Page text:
AI tool identifies 80% of emergency admissions
Clinical trial supporting patients with new AI population health tool shows one in four admissions prevented and mortality reduced
An AI tool which was recently tested on NHS Greater Glasgow & Clyde’s patient data has proved it can identify 83% of people who would otherwise need unplanned hospital care.
The tool, called HN Predict, is able to identify patients early enough to prevent many of their visits to A&E and hospitalisations.
In a clinical trial, recently published in the British Journal of General Practice (BJGP), one out of four referrals to hospital identified by the AI tool could have been prevented by supporting these high-risk patients with nurse-led, virtual ward support.
And patients supported through this novel predictive and preventive clinical pathway reported increased quality of life, improved physical health, and an increase in their ability to manage their health conditions themselves.
The same trial also shows an increased survival rate of more than 50%, especially in deprived elderly males over 65 years, which lasted throughout the 24-month trial.
This is one of the first controlled and randomised studies demonstrating a statistically-significant impact on preventing care needs and increasing survival using an AI tool and virtual ward model in the NHS.
It enables us to improve clinical outcomes, the patient experience, and saves the NHS valuable hospital resources all at once
Using predictive models to risk-stratify key population segments is a critical approach to delivering the anticipatory care that is at the heart of the NHS Long Term Plan.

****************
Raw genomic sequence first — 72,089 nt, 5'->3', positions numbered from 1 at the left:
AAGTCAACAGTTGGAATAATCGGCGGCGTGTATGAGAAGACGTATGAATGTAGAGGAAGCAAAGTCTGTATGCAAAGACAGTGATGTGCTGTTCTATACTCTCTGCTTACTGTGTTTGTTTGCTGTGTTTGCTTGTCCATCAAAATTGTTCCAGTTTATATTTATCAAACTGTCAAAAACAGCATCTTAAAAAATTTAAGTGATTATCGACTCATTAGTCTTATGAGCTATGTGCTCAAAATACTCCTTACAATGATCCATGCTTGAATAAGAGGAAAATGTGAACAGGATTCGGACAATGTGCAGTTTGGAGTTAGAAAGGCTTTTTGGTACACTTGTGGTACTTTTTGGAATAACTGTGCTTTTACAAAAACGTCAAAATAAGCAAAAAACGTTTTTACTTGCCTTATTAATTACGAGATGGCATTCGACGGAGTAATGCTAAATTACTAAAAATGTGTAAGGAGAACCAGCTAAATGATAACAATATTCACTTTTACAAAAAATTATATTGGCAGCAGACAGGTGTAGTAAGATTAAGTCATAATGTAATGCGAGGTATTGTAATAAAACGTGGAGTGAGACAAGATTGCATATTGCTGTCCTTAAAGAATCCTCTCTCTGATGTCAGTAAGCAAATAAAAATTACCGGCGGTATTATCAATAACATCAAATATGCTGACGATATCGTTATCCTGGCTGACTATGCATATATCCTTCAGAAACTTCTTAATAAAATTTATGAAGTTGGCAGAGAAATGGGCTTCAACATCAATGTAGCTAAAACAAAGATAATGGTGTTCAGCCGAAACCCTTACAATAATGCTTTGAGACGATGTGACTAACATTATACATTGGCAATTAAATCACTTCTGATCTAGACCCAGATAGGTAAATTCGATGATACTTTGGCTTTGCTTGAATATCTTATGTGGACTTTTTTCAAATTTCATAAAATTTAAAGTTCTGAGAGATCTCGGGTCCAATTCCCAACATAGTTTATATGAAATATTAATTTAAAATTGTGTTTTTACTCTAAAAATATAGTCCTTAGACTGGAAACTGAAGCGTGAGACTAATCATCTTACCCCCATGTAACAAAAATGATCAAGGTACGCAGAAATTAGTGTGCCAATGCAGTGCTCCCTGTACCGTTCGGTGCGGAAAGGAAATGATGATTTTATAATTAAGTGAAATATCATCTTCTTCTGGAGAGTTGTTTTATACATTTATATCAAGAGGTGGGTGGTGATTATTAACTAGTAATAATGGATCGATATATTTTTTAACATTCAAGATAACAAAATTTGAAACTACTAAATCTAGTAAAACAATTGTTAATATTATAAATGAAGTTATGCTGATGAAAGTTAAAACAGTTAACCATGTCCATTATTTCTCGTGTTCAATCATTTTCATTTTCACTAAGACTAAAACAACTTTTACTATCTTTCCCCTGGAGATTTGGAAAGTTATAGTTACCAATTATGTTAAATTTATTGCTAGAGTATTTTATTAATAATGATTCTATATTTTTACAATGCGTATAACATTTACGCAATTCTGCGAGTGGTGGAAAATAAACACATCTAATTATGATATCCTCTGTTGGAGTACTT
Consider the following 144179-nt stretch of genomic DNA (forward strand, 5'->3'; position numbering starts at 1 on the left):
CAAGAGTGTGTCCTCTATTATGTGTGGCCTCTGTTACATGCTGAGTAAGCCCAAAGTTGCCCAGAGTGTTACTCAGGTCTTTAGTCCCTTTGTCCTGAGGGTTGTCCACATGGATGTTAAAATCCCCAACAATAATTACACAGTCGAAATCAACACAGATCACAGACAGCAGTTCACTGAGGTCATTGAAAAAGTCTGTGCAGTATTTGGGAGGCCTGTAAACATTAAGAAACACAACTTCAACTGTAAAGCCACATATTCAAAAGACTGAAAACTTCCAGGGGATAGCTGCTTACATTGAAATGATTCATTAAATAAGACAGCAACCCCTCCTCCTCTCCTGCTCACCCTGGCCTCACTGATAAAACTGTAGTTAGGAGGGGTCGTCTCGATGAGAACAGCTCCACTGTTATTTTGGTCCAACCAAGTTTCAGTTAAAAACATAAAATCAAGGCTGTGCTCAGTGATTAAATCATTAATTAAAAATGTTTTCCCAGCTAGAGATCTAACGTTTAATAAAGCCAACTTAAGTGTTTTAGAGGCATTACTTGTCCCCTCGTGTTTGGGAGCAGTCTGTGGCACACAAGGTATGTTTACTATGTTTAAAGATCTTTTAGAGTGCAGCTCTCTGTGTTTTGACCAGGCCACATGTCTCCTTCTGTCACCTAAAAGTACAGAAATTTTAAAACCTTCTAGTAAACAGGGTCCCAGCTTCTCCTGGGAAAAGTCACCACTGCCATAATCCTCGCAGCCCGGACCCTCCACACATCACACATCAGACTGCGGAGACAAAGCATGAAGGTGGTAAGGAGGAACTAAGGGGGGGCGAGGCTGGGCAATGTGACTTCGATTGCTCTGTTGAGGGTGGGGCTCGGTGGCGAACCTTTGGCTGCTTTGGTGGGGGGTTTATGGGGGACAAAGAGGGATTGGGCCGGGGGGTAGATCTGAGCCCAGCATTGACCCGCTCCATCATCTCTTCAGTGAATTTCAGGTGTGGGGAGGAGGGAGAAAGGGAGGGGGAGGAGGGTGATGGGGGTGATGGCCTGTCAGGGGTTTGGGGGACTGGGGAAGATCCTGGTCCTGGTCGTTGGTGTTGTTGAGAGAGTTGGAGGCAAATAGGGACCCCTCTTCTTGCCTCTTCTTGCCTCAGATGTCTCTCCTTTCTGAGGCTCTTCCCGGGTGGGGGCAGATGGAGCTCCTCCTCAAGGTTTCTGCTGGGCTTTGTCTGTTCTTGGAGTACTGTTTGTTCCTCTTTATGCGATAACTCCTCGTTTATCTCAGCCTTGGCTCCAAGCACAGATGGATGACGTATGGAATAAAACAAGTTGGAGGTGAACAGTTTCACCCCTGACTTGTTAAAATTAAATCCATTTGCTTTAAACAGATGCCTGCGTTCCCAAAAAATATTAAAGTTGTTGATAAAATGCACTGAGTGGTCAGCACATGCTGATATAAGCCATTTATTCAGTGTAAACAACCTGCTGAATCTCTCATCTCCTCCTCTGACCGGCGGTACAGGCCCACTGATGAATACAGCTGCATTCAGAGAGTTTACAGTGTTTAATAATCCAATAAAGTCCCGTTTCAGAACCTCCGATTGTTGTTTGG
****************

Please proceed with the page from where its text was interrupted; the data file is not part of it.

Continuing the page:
If applied to the NHS as a whole, the technology and related clinical nurse-led services, could prevent 5-7% of all unplanned hospital care and save £2,200 per patient.
It would require the technology to be made available to the 1-5% of patients with the highest risk of clinical crisis and unplanned care.
The technology and its inventor, Dr Joachim Werr; and chief executive, Mark England, have gained national NHS support and endorsement from the NHS Innovation Accelerator and the NHS-led Small Business Research Initiative R&D grant programme.
And the publication in BJGP is the first of several scientific papers now to be published from the large clinical trial which started in 2015.
The trial recruited 1,800 participants at seven acute NHS trusts and followed these individuals for up to five years.
The HN Predict tool is currently being implemented in several integrated care systems in Staffordshire, North Yorkshire, Scotland, and the Republic of Ireland.
Dr Werr said: “HN Predict works by applying machine learning to routinely-collected healthcare data, turning existing information into a powerful source for preventive healthcare.
“The fact that 1% of the population consumes over 50% of NHS hospital bed capacity, and that many of these patients are predictable while still amenable to prevention, represents a fantastic opportunity both for patients and NHS staff.
By focusing on individual people, rather than activity, and applying established machine-learning techniques, it is astounding that we can name the few thousand people who will use unplanned care
“It enables us to improve clinical outcomes, the patient experience, and saves the NHS valuable hospital resources all at once.”
Dr Paddy Hannigan, chairman of the Stafford and Surround CCG and clinical lead for Staffordshire & Stoke-on-Trent ICS Digital Programme, added: “Data can play a huge role for the NHS if it is collected, analysed, and acted upon in the right way.
“The key to our work with HN was the data-driven case finding.
“By using data to better forecast demand and predict outcomes we were able to manage the resources we had accordingly and reduce hospital care costs by 30% per patient.”
And Mark England, chief executive of HN said: “In my career non-elective care has always been managed as random, inexplicable in its cause.
“By focusing on individual people, rather than activity, and applying established machine-learning techniques, it is astounding that we can name the few thousand people who will use unplanned care.
“An emergency admission is a frightening and horrible experience for patients and we need to work systematically to avoid this potential harm.”